The new film Battle: Los Angeles represents a Hollywood version of extraterrestrial life that mirrors the views of Donald Keyhoe and those who have followed him (just about every modern pro-ETH researcher), which is to say the people who would have us believe that aliens are only slightly more technologically advanced than we are, and basically act with the same motivations as us.
This modern version of the "aliens-as-us-in-flying-saucers" meme, while admittedly more nihilistic and violent, is more or less the same as classic 1950s sci-fi epics like The Day The Earth Stood Still.
For the most part, the views that Hollywood have given us of aliens mirror those of the pro-ETH UFO research community. What once might have seemed imaginative has long since been revealed as wholly unrealistic from a scientific sense. Hence the term "science fiction", which applies equally to Keyhoe-ian UFO research as it does to Hollywood blockbusters.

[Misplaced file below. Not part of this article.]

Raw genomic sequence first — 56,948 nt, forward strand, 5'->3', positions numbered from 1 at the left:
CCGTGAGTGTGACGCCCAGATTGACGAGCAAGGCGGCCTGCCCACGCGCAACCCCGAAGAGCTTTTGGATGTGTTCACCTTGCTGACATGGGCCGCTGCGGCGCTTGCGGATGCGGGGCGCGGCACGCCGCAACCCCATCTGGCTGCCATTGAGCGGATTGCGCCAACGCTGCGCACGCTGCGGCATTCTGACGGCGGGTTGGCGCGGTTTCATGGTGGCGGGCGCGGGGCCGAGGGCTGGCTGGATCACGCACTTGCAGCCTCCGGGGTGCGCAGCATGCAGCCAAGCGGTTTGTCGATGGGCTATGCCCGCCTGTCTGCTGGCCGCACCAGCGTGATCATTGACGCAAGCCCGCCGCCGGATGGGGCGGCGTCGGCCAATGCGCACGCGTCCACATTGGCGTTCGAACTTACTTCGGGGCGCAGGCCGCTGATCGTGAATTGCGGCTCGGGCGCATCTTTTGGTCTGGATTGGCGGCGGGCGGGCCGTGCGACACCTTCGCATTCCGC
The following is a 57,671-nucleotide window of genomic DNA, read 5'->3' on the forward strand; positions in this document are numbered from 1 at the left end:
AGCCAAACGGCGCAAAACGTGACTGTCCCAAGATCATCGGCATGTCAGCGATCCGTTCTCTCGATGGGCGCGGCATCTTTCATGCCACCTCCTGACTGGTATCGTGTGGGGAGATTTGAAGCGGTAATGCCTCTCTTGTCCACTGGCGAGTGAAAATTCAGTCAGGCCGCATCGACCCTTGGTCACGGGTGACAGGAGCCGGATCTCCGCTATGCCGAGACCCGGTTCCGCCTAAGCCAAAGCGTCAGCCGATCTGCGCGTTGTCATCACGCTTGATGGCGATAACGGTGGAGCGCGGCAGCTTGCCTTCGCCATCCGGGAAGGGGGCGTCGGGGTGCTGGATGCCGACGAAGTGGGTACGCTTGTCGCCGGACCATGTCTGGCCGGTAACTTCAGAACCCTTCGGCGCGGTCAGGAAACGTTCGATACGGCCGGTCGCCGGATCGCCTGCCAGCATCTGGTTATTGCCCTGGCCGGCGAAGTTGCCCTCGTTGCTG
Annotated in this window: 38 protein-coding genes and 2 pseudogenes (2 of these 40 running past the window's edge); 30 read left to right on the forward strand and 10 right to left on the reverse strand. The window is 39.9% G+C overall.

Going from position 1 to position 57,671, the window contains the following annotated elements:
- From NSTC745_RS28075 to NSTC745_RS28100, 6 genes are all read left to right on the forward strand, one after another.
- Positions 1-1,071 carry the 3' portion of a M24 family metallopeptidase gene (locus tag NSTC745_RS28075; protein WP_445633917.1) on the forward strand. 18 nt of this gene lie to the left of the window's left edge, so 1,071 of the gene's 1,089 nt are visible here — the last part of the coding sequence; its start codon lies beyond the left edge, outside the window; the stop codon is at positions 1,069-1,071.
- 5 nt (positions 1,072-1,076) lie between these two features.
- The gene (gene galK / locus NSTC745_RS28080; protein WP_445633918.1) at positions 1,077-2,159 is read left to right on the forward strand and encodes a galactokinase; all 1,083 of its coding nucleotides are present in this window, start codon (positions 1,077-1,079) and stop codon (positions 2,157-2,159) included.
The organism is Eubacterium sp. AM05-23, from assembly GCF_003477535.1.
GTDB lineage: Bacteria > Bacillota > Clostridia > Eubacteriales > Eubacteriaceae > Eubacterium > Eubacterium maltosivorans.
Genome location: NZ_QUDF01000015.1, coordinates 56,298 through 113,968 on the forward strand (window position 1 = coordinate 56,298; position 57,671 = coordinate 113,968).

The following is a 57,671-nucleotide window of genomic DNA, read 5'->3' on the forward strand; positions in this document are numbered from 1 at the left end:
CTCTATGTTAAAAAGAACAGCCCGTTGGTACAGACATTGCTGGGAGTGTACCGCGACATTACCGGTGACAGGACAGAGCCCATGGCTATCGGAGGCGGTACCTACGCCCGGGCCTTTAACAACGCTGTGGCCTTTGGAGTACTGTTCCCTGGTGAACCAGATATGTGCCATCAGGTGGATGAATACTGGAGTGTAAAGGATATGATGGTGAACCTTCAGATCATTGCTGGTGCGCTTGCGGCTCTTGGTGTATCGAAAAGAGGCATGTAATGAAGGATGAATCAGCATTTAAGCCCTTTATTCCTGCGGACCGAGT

But every now and then, a film comes along that offers a different and possibly more realistic view of what an encounter with an extraterrestrial intelligence will be like, and what it will mean for humanity. Here is one of my favourites - Contact:
The film wasn't perfect, of course - few films ever achieve that standard. But the issues it raised, and the way it raised them, provide a better glimpse of what might lie ahead than a film like Battle: Los Angeles, or even a classic like The Day The Earth Stood Still.
For that we can thank Carl Sagan, who might not have had much use for the UFO phenomenon, but had a much better grasp than do most UFO researchers and Hollywood films in terms of what to expect from an encounter with an extraterrestrial civilization.